Automated syndromic surveillance for the 2002 Winter Olympics
The 2002 Olympic Winter Games were held in Utah from February 8 to March 16, 2002. Following the terrorist attacks on September 11, 2001, and the anthrax release in October 2001, the need for bioterrorism surveillance during the Games was paramount. A team of informaticists and public health specialists from Utah and Pittsburgh implemented the Real-time Outbreak and Disease Surveillance (RODS) system in Utah for the Games in just seven weeks. The strategies and challenges of implementing such a system in such a short time are discussed. The motivation and cooperation inspired by the 2002 Olympic Winter Games were a powerful driver in overcoming the organizational issues. Over 114,000 acute care encounters were monitored between February 8 and March 31, 2002. No outbreaks of public health significance were detected. The system was implemented successfully and operational for the 2002 Olympic Winter Games and remains operational today.
The terrorism acts of September 11, 2001, and the bioterrorism in October 2001 brought the realities of a biological attack1 into our communities and drew attention to the emerging science of early detection of disease outbreaks.2 Developing early warning systems for the detection of bioterrorism has since become a national priority. If the next bioterrorism attack were to come in the form of a large-scale contamination of air, food, or water, its impact would be devastating unless mitigated by very early detection, characterization, and response. Early detection of such threats requires surveillance systems that can acquire appropriate data from multiple sources for a large portion of the population under surveillance and analyze the data in real or near-real time.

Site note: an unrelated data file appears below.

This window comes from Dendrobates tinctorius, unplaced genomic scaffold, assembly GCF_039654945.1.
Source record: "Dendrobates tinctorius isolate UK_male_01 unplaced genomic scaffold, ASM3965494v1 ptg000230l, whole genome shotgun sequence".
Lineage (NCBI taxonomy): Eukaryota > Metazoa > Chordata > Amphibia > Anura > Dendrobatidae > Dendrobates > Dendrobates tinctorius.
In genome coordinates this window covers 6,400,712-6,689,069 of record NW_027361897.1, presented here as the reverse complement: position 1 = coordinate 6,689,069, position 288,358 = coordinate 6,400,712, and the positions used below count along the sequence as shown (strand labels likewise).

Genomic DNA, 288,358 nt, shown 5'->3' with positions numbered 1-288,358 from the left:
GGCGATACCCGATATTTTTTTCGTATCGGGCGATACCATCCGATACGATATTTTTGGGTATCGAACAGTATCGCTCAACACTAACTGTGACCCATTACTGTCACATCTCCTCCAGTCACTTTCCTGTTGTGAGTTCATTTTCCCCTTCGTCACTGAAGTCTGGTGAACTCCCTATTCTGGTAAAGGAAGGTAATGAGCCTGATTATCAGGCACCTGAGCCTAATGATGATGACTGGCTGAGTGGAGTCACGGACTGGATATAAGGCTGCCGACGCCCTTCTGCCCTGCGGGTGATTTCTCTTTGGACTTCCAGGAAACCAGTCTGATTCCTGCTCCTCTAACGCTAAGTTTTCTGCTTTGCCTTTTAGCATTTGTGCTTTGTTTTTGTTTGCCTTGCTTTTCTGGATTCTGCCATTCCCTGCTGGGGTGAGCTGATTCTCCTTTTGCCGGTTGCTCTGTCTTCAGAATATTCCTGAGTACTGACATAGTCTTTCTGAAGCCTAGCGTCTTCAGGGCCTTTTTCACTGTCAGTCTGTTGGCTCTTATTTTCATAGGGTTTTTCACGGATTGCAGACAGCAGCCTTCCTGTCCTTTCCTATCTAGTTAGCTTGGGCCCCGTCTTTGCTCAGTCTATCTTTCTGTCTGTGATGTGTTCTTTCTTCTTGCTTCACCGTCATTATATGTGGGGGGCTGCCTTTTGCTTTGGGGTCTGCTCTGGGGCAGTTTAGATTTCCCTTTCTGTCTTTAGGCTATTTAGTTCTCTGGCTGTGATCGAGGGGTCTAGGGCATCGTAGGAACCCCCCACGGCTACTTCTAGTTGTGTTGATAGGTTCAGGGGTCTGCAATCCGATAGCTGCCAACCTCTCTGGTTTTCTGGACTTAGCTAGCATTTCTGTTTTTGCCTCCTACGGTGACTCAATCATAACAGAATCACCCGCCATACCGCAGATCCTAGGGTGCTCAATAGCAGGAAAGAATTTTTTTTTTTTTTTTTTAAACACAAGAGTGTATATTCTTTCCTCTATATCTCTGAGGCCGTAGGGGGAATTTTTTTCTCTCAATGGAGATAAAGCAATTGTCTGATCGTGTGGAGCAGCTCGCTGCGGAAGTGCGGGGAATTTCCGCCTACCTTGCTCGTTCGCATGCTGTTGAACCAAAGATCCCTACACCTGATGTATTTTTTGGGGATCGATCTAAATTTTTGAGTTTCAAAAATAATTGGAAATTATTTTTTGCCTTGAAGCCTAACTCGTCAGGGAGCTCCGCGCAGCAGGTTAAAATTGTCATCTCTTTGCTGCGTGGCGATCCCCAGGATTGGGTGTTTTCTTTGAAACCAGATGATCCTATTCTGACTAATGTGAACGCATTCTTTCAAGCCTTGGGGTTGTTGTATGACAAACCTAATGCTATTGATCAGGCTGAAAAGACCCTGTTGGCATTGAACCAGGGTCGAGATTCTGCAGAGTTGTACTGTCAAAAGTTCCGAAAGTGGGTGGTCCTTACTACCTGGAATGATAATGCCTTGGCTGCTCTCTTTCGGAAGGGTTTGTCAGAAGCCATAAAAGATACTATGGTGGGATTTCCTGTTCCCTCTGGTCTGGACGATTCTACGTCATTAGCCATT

The spirit of collaboration and unity prompted by the events of September 11, 2001, and the approaching 2002 Olympic Winter Games in Salt Lake City provided the opportunity to deploy an automated syndromic surveillance system on a highly accelerated schedule. In this report, we discuss the choices we faced, the decisions we made, and the challenges we encountered during the course of this implementation. We describe our experience and suggest that the methods used form a practical framework for deploying a syndromic surveillance system at a regional level. We highlight the advantages of regional biosurveillance coalitions involving public health, academia, health care systems, and industry partners.